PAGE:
1. ‘African gangs’
Here’s what started the whole business according to Margaret Simons’ report Looking for trouble in May:
- Victoria Police executive director of media and corporate communications, Merita Tabain, wrote a confidential email to the editors of Melbourne’s main media outlets expressing concern that aggressive behaviour by journalists might “exacerbate the current tensions.” She used the incident at the Tarneit shopping centre as an example.
The incident, she said, had been provoked by the photographer’s decision to “move in to take close-up photos of a group of African teenagers socialising.” The teenagers, she went on, “had been doing nothing of public interest prior to the photographer’s decision to move in and take the photos and [the group] reacted to the photographer and what he was doing. This led to police being called in and a scuffle ensued in which police were spat on and arrests were made.”
The photographer had apologised for provoking the incident, Tabain reported, but the published article makes no reference to this.
Andrew West spoke to Nyadol Nvuon, lawyer and writer, and Margaret Simons on Tuesday 24 July, 2018 on Late Night Live.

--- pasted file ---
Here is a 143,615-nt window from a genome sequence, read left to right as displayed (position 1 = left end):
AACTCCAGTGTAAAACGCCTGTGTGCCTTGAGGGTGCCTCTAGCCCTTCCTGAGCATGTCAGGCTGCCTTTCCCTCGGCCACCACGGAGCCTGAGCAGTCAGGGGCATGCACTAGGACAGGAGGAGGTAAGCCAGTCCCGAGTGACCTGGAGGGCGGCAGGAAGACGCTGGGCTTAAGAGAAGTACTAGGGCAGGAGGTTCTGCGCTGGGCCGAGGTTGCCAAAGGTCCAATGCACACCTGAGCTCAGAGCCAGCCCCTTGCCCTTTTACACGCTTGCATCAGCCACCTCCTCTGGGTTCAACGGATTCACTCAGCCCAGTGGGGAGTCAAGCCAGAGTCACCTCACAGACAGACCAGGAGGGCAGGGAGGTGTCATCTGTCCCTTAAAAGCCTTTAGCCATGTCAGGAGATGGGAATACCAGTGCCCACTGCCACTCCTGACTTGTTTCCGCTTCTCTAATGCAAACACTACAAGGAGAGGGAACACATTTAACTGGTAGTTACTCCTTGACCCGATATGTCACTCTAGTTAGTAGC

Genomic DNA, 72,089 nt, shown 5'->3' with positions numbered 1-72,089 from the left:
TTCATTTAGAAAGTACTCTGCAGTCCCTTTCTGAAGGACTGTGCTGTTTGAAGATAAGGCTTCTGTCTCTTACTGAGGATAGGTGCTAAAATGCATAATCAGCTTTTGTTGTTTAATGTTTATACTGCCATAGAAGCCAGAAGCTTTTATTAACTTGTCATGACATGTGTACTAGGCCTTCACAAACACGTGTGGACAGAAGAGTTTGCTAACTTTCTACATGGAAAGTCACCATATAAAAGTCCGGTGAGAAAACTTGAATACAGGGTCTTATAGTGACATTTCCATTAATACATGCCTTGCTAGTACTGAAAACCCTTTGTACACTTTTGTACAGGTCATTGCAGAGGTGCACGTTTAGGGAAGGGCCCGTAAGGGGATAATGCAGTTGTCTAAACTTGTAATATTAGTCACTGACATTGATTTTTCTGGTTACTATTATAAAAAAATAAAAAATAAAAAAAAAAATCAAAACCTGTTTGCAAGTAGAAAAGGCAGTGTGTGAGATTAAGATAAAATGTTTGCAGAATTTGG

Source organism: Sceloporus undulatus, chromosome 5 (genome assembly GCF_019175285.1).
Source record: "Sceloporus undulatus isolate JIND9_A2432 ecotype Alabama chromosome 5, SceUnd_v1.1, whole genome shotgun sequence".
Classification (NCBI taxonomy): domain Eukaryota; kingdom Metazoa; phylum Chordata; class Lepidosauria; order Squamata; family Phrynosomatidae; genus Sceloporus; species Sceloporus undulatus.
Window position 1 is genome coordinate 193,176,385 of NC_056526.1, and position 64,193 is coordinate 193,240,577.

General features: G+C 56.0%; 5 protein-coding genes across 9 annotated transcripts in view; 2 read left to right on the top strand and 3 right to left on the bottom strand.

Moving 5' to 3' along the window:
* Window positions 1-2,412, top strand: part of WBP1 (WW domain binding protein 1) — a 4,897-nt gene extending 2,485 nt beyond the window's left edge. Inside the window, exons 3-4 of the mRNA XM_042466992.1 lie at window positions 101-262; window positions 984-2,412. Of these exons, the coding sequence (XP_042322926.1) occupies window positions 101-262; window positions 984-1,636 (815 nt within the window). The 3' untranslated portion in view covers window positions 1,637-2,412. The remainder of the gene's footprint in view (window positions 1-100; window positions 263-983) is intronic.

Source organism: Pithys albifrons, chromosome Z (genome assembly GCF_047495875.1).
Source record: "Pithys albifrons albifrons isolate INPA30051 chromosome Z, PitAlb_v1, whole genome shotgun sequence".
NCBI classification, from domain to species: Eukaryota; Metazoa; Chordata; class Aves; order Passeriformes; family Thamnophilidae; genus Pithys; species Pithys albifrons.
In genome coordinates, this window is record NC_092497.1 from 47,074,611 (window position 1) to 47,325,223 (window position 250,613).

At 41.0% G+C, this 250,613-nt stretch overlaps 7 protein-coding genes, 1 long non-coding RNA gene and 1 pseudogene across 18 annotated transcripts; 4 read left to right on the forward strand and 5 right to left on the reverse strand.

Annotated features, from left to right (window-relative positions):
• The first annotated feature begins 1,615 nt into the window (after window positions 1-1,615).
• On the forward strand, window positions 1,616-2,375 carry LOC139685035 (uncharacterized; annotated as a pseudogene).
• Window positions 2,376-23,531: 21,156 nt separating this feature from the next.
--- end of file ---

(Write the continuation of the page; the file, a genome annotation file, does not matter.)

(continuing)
The troubles appear to stem from South Sudanese youth from Tarneit, 25 kilometres west of central Melbourne, where:
The dominant ethnic group is not Africans or Sudanese, but Indians, who make up about 23 per cent of the population. After Australians and British migrants, Filipinos come next, at 4 per cent of the population, closely followed by Chinese. From there the ethnicities are more or less even in proportions — Italians, Irish, Maori, Maltese, Punjabi. Sudanese are the biggest African group and well down the list of population groups, at just under 2 per cent, or about 500 people at the last census.
We are talking about a couple of dozen kids or young men in a locality which has 162 nationalities. They may act in groups, but not in ‘gangs’ and mostly not in a planned way. Basically it’s young men, many born here, who are having trouble fitting in and making their way.
Andy Park’s Backstory and 7.30 report segment Lost boys: who are the African youths behind the headlines? takes us into the heart of the problem.
People have had enough.
There was dog-whistling before the super Saturday byelection. Turnbull, Dutton and other Commonwealth ministers should stay out of an issue which is for Victoria to deal with. Here’s Moir:
We were told on Insiders that 40 people have died from domestic violence this year.
2. Medical records
Some of the following comes from a conversation I had with my doctor.
On the advice of my cardio I carry a list of the medications I’m taking, plus major operations. Any medico with half a brain could tell from that my main chronic health issues in a far more readily accessible way than my medical file, which is voluminous.
Many medicos are opting out because a doctor has to be a ‘fit and proper person’ in the eyes of the AMA. Doctors are human and suffer from conditions like depression too. A big problem, however, is being vulnerable to foul play, even identity theft. IT experts tell us the bigger danger is from within, from people who have keys to the system, and mean harm for whatever reason.